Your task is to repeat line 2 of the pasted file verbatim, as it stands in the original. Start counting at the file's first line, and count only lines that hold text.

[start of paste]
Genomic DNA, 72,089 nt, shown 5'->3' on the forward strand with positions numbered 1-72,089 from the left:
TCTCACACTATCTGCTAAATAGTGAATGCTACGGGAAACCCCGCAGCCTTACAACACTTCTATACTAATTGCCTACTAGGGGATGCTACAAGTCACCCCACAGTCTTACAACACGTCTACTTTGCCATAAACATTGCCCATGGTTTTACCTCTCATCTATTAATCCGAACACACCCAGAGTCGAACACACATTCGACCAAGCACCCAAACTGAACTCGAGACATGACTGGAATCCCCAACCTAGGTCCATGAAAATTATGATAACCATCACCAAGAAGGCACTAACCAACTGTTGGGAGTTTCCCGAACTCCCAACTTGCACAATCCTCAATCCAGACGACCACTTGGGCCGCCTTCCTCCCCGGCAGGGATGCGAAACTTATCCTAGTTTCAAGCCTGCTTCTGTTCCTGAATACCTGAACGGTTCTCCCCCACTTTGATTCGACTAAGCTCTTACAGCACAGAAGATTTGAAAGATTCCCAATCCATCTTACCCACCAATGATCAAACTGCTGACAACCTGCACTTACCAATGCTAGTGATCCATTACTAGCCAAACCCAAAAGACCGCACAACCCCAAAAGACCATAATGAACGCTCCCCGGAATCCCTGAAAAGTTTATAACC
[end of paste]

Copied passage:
TCTCACACTATCTGCTAAATAGTGAATGCTACGGGAAACCCCGCAGCCTTACAACACTTCTATACTAATTGCCTACTAGGGGATGCTACAAGTCACCCCACAGTCTTACAACACGTCTACTTTGCCATAAACATTGCCCATGGTTTTACCTCTCATCTATTAATCCGAACACACCCAGAGTCGAACACACATTCGACCAAGCACCCAAACTGAACTCGAGACATGACTGGAATCCCCAACCTAGGTCCATGAAAATTATGATAACCATCACCAAGAAGGCACTAACCAACTGTTGGGAGTTTCCCGAACTCCCAACTTGCACAATCCTCAATCCAGACGACCACTTGGGCCGCCTTCCTCCCCGGCAGGGATGCGAAACTTATCCTAGTTTCAAGCCTGCTTCTGTTCCTGAATACCTGAACGGTTCTCCCCCACTTTGATTCGACTAAGCTCTTACAGCACAGAAGATTTGAAAGATTCCCAATCCATCTTACCCACCAATGATCAAACTGCTGACAACCTGCACTTACCAATGCTAGTGATCCATTACTAGCCAAACCCAAAAGACCGCACAACCCCAAAAGACCATAATGAACGCTCCCCGGAATCCCTGAAAAGTTTATAACC